We hate to admit it, but the only good idea from the bailout debate is the proposal for a new "auto czar." Along with disposing of Chrysler and downsizing Ford and GM, his job should be to confront Congress with its own policy cowardice and failure. If saving gasoline and Detroit are both worthy goals, let's ditch CAFE and institute a gasoline tax to make consumers value the cars government is forcing auto makers to build. If Congress doesn't have the tummy for that, at least ditch the "two fleets" rule so Detroit can import small cars to meet the mandate.
Alas, Barack Obama's vaunted "change" apparently doesn't include spending the political capital to make Congress acknowledge the failure of CAFE. If he can't do better than throw taxpayer money at a dismal policy disaster like our fuel-economy regulations (and so far he seems to be joining Congress in pretending it's all Detroit's fault), we might as well give up on his presidency along with any hope of progress on the nation's other unresolved dilemmas. His campaign never really answered the question of whether he was Chance the Gardener or Abraham Lincoln. We might as well find out now.
Politics posing as financial analysis: "Why the rally? It isn't really about the actual stocks, says CNBC stock guru Jim Cramer. It's about the end of the Bush administration. "The whole source of this rally is President Bush, meaning that each day we come closer to getting rid of him is a day where the market is better," Cramer writes on BloggingStocks."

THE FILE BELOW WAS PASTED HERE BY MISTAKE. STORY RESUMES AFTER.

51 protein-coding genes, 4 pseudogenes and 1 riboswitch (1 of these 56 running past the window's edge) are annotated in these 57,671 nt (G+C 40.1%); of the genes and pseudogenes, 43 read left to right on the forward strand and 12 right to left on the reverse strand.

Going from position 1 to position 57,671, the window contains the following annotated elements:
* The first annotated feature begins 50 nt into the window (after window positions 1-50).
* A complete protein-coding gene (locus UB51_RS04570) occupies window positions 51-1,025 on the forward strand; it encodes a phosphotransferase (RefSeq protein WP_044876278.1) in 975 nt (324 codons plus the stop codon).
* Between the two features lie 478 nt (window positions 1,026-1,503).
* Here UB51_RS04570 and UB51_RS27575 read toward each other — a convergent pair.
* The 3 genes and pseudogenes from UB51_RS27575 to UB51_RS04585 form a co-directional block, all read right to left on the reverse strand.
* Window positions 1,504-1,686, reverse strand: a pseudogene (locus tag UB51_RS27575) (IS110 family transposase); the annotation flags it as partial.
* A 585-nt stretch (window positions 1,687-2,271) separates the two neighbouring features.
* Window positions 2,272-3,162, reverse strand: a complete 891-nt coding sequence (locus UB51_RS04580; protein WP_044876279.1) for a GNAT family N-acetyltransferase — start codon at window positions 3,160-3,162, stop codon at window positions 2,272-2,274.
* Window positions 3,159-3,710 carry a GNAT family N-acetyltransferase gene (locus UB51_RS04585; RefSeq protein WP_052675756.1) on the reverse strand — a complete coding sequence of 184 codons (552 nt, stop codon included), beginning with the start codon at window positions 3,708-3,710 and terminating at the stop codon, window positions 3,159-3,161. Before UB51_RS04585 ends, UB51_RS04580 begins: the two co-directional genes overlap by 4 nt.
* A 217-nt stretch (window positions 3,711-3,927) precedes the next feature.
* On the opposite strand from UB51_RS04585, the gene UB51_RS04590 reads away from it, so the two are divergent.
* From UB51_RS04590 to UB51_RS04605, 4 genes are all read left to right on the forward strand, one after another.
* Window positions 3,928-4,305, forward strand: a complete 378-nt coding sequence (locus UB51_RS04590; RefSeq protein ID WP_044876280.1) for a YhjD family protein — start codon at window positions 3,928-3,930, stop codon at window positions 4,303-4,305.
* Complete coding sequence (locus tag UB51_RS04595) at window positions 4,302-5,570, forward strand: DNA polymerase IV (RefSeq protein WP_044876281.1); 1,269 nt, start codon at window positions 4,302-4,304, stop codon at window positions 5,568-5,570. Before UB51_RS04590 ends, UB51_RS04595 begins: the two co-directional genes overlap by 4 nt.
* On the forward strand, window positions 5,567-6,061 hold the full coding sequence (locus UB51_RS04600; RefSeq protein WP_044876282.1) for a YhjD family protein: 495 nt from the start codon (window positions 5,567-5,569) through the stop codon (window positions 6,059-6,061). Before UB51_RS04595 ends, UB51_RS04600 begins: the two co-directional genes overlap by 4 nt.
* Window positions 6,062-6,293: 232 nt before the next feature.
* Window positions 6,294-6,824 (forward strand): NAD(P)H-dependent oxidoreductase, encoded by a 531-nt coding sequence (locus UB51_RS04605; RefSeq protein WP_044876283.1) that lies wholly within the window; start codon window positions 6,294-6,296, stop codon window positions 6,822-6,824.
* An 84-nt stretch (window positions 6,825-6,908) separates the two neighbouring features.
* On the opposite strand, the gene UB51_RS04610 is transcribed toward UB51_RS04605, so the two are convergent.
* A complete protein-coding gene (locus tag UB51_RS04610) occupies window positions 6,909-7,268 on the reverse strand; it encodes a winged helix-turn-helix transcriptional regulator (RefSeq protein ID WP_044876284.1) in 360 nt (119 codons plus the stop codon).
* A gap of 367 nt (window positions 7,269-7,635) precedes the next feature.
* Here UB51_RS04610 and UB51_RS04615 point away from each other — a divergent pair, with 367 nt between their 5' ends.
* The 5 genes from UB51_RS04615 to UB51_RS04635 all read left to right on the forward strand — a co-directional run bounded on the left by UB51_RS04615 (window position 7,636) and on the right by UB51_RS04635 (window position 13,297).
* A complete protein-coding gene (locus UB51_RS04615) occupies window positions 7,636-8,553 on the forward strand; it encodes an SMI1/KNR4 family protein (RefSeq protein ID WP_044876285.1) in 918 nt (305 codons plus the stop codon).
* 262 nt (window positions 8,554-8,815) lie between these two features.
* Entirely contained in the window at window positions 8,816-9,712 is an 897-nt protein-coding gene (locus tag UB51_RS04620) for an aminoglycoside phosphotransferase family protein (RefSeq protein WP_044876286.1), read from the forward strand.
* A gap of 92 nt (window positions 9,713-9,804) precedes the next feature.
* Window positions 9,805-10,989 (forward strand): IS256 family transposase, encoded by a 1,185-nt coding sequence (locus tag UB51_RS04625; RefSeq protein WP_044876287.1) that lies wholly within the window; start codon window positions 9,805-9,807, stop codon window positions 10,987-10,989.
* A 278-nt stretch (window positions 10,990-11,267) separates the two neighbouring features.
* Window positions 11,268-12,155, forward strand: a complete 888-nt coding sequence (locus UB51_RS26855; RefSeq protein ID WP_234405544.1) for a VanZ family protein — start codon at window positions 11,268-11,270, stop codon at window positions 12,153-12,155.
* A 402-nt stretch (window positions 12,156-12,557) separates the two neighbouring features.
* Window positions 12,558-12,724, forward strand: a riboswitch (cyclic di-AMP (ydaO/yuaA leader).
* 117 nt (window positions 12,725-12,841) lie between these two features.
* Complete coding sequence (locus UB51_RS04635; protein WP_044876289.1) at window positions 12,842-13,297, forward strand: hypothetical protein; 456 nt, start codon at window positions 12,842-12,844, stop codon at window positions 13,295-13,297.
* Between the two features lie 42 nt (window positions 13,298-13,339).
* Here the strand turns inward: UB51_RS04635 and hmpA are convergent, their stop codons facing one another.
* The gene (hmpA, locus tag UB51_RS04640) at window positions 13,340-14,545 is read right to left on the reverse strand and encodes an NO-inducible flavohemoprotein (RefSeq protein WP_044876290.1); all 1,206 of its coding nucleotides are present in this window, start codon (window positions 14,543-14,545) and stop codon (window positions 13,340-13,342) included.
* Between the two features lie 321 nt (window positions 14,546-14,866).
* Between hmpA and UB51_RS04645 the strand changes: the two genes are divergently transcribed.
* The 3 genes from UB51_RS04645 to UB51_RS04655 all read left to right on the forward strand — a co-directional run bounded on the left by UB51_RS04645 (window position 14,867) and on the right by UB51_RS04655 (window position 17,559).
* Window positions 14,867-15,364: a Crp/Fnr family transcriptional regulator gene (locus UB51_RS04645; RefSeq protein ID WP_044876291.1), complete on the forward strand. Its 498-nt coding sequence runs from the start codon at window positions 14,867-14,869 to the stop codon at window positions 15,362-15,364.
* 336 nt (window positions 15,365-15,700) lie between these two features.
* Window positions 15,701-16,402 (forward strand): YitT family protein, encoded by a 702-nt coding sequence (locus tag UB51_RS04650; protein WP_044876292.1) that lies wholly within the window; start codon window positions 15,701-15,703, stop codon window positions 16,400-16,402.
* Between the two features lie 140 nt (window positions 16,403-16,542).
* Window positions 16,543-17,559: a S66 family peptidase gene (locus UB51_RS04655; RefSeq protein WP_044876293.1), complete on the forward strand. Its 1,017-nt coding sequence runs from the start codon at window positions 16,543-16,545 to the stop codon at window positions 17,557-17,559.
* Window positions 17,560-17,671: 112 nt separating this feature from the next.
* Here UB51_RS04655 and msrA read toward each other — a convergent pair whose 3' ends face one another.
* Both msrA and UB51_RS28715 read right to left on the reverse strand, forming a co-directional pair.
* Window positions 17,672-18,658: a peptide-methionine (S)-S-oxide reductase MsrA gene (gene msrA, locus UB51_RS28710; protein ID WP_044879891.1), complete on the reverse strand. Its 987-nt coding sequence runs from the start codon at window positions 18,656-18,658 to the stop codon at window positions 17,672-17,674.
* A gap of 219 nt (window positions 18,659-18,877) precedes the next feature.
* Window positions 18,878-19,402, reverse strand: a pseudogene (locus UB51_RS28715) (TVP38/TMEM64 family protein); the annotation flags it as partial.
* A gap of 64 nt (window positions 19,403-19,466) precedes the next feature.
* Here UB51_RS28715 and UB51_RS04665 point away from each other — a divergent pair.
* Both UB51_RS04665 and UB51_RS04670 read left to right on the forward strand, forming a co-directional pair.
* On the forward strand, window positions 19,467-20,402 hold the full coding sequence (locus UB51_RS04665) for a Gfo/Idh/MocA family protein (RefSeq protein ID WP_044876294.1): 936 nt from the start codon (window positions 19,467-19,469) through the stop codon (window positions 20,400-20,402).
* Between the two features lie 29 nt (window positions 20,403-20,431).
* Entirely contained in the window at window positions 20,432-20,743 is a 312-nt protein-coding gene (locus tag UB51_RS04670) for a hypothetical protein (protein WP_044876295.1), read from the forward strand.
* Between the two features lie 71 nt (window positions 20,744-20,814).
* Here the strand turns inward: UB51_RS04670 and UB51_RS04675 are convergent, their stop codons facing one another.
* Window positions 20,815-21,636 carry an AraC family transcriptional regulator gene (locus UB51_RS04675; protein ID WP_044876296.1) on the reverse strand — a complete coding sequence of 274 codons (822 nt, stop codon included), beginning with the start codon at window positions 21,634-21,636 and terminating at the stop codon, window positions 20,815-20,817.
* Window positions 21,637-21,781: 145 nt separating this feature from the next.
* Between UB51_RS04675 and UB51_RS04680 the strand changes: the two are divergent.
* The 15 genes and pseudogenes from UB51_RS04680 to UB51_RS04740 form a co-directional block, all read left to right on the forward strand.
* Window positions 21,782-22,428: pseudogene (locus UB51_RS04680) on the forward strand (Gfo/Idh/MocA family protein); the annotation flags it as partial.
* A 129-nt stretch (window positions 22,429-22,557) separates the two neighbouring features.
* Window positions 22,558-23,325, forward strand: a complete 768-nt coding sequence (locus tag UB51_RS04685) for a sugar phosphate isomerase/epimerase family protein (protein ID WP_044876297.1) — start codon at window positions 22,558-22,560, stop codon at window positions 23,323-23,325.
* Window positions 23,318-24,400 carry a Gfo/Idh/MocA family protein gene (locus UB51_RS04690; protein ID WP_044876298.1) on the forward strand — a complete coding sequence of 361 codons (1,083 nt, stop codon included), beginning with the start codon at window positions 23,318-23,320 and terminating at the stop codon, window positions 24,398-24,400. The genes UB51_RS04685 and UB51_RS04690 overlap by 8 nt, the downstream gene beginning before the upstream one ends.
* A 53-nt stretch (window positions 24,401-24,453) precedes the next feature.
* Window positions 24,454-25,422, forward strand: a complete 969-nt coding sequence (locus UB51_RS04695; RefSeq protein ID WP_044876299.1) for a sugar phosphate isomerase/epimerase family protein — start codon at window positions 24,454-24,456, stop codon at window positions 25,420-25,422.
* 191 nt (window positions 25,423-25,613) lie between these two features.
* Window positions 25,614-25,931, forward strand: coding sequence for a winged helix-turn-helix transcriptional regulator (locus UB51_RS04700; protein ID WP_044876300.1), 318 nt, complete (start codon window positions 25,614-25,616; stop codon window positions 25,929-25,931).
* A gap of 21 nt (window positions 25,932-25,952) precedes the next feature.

Fighting Racism, U.N.-Style: "One of Colin Powell's best moves as Secretary of State was to pull out of the United Nations' 2001 conference in Durban against racism once it became an anti-Semitic rant. One of the best moves the new U.S. Administration and Europe could make is to stay away from the follow-up meeting altogether. "Durban II," planned for April in Geneva, promises to be an encore of the same old Israel-bashing. The draft declaration says Israel's policy toward the Palestinians amounts to no less than "a new kind of apartheid, a crime against humanity, a form of genocide and a serious threat to international peace and security." We'll spare you the rest. Israel will be the main obsession, but it's not the only target. The draft declaration also goes after the West's freedom of speech and antiterror laws"